Is Your Company Buying Ellipticals? Read This Buying Guide First

 |  Brett Labistour
When deciding what exercise equipment to buy many go for a treadmill, but did you know that an elliptical is actually much easier on your joints? Yup, the motion that an elliptical creates actually protects your joints which is ideal for those with knee, hip, or lower body difficulties. Buying a trainer can be a little confusing, there are a lot of options available to you at different sizes, models, and budgets. Here is a helpful guide to buying ellipticals to make the journey a little less bumpy.

1. How Much is too Much

Elliptical trainers can range anywhere from $200 to $5000, and for many people, the price is a huge factor in their decision. It all depends on the quality you want. You can get a cheaper model from a department store, but the quality can be questionable. They generally just aren't as sturdy as the pricier ones, so they don't last as long. They may be fine, however, if you have a smaller build and work out more casually. If you have a large build and are using the trainer for hardcore workouts you'll need a model that's a little more sturdy. If you can't afford one of the really expensive machines, then there is no shame in saving up until you can.

2. How Much Space are You Working with

These machines are not exactly small, so they can take up quite a bit of space in your home. Plan for it to range anywhere from 4 to 7 feet in length. You also have to factor in room for the pedals. These will stick out about a foot behind the mainframe. The other thing you will need to consider when finding a trainer that is right for your room is the height of the ceiling. There are some ellipticals that have a maximum pedal height of a foot or more at the apex. If you don't have much head space in the room, you could risk bumping your head when you use the machine.

3. Consider Ergonomics

When trying out different ellipticals, pay very close attention to how comfortable you are while using it. You should be able to maintain an upright posture while you're holding on to the handles. Moving the handgrips should be easy and not force your wrists into an awkward position. For most people, the pedals should be as close together as you can possibly get them. Lastly, moving the handgrips or any mixed frame components shouldn't interfere with your shoulders, arms, or knees.

4. The Different Elliptical Styles

When buying ellipticals, you will run into three different models. Each one has their own unique advantages and disadvantages. A front-drive usually has large wheel housing at the front of the machine. They're affordable because of this basic design but it could be noisy and vibrate a lot. The center-drive is similar to a treadmill but with pedals where the tracks would be. They offer a pretty gentle workout and tend to be the smallest design. The only issue with this one is you have to account for pedal reach in the back. The last one you will see is a rear-drive. These have a smaller wheel housing located behind the pedals, this makes them the longest of the three. The pedals can be on a track-and-roller that allows for an incline. Some use a suspended arm system instead which offer the smoothest workout.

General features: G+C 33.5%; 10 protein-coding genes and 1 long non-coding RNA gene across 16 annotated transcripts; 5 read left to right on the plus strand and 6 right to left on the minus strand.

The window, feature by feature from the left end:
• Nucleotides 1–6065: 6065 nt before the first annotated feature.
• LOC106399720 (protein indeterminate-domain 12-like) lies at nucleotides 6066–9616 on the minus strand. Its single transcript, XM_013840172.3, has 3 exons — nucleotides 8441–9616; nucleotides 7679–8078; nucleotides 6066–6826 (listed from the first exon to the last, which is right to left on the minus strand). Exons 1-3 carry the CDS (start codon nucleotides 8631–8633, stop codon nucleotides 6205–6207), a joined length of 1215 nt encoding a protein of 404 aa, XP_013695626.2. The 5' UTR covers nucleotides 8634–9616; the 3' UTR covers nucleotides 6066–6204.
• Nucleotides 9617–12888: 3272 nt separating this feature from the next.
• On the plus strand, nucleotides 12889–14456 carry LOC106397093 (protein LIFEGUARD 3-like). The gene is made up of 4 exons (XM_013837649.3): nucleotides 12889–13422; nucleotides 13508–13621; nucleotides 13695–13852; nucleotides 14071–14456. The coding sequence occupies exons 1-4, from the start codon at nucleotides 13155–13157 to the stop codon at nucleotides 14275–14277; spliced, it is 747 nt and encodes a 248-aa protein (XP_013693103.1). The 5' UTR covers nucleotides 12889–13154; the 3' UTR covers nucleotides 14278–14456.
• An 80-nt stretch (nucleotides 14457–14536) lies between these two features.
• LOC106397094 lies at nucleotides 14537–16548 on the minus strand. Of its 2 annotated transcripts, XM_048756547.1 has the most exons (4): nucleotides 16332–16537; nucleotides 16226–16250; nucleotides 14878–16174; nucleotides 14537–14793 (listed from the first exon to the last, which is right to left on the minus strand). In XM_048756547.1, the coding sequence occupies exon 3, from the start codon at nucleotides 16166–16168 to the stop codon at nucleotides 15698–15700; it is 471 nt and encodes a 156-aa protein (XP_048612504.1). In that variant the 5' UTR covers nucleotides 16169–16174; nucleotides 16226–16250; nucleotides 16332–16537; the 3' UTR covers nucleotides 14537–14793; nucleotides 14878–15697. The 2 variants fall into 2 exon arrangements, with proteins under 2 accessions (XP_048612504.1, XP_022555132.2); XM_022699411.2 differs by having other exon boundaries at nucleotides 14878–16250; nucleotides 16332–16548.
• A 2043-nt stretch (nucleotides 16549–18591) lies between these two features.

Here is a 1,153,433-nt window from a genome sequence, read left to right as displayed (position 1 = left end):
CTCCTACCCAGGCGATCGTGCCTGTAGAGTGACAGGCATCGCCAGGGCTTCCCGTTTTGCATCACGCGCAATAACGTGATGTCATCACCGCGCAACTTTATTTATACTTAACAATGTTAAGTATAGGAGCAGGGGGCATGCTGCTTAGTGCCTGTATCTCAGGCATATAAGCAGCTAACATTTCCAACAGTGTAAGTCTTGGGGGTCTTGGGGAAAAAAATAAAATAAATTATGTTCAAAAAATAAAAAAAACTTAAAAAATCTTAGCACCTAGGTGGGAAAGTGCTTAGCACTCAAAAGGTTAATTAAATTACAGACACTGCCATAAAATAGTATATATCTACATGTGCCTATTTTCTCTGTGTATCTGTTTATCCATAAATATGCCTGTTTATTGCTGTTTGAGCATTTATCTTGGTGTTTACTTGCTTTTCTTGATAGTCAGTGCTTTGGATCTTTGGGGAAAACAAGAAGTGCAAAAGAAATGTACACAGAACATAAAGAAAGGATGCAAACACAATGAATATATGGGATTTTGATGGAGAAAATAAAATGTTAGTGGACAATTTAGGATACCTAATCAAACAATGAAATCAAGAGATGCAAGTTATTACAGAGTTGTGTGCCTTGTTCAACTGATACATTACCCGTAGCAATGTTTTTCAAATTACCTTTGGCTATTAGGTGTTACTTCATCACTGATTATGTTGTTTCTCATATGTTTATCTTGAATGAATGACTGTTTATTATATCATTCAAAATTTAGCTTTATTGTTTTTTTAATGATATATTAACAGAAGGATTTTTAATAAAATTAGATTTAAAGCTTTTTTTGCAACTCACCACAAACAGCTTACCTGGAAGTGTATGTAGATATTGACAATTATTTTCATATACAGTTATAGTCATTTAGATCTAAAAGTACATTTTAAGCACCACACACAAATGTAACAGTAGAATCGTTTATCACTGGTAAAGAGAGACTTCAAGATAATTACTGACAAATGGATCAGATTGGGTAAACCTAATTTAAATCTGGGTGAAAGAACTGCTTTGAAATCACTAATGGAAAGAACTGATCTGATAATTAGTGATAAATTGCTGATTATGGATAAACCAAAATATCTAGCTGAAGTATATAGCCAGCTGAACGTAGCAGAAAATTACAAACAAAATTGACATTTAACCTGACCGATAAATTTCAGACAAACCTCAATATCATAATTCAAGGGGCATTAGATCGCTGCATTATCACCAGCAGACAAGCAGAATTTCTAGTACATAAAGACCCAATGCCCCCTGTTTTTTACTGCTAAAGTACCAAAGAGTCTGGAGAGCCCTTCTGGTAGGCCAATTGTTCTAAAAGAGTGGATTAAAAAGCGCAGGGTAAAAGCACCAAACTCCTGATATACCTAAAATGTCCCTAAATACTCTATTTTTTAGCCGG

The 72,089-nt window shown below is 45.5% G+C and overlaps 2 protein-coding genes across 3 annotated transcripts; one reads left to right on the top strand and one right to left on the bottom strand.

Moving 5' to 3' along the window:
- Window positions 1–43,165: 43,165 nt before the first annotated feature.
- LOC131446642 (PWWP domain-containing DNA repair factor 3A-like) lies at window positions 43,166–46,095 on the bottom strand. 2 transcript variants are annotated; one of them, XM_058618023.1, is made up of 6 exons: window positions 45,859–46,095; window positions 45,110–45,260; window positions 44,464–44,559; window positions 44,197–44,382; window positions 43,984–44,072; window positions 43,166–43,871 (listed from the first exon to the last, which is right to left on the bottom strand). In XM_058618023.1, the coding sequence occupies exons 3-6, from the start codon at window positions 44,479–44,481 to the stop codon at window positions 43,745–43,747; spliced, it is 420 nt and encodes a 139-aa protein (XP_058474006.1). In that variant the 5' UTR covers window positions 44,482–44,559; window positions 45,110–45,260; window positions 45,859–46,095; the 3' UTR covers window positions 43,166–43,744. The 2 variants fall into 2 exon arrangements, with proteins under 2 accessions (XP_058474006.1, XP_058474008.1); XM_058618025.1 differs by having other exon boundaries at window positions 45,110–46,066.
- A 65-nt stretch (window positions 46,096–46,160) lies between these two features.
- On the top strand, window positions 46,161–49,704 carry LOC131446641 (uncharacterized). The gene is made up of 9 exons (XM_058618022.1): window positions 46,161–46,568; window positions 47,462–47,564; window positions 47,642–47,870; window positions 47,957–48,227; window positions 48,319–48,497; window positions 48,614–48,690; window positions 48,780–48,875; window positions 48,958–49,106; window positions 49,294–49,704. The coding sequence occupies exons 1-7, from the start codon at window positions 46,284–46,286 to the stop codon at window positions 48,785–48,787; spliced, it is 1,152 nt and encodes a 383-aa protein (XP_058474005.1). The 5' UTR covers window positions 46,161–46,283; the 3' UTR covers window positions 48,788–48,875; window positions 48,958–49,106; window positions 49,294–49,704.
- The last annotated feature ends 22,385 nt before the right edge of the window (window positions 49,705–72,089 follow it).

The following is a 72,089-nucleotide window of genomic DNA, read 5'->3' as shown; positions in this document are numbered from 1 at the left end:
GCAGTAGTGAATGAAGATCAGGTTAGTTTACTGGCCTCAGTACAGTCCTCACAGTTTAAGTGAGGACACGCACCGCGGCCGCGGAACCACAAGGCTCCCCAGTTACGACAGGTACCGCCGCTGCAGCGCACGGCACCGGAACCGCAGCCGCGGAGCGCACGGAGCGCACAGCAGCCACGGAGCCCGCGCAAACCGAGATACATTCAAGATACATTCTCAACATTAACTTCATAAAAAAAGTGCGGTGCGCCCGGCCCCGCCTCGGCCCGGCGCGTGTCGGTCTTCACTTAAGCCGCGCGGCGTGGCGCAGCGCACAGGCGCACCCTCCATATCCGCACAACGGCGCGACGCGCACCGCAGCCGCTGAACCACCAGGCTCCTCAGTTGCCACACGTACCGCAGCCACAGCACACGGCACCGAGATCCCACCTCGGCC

5. Features You're Going to Need

Just like most things in life, there are things you need and things that you want. Here are some features for your elliptical that you are going to need.
  • Stride length: You need to look for one that is at least 21 inches or is adjustable. An adjustable one is good if multiple people will be using it
  • Smooth motion: Make sure the pedals move smoothly and quietly. It shouldn't feel jerky
  • Upper body comfort: You don't really need arm handles, but it's nice for intensity
  • Quiet: You shouldn't be alerting the whole neighborhood that you're working out. The machine shouldn't be loud
  • Adjustable Resistance: Most machines offer an adjustable resistance and a large range of benefits. Having this will allow you to go further as you gain strength and endurance.

6. Extras You May Want

As technology advances, so does your workout equipment. Some ellipticals may have built-in wireless connectivity and Bluetooth that connects to an app on your phone. Some use USB drives to move workout data to web-based tracking features that you can get to through your laptop. The reason why this falls into the wants category is that it's really hard to use these features and workout at the same time.

7. Safety First

Ultimately, your safety is what comes first. When buying ellipticals, make sure it comes with a warm-up and cool-down period. You also need a console that is easy to read so you know how hard you're working. This will keep you from overdoing it. If you have kids at home, your machine will look like a toy to them. You should buy one that has a pin lock so the pedals can't move, and others that will allow you to lock up the screen and operations.

This has been Your Guide to Buying Ellipticals

Buying ellipticals can be an overwhelming process given the different features and models that are available to you. Measure your room before you go shopping to make sure the machine will fit, look for features that will benefit your workout, and factor out the ones that you don't really need. If you have kids look for one that locks up so they won't hurt themselves. You should be able to reap the benefits of your machine without worrying about the safety of you or your children. Need to get fit at a reasonable price? Check out the sales section of our store.

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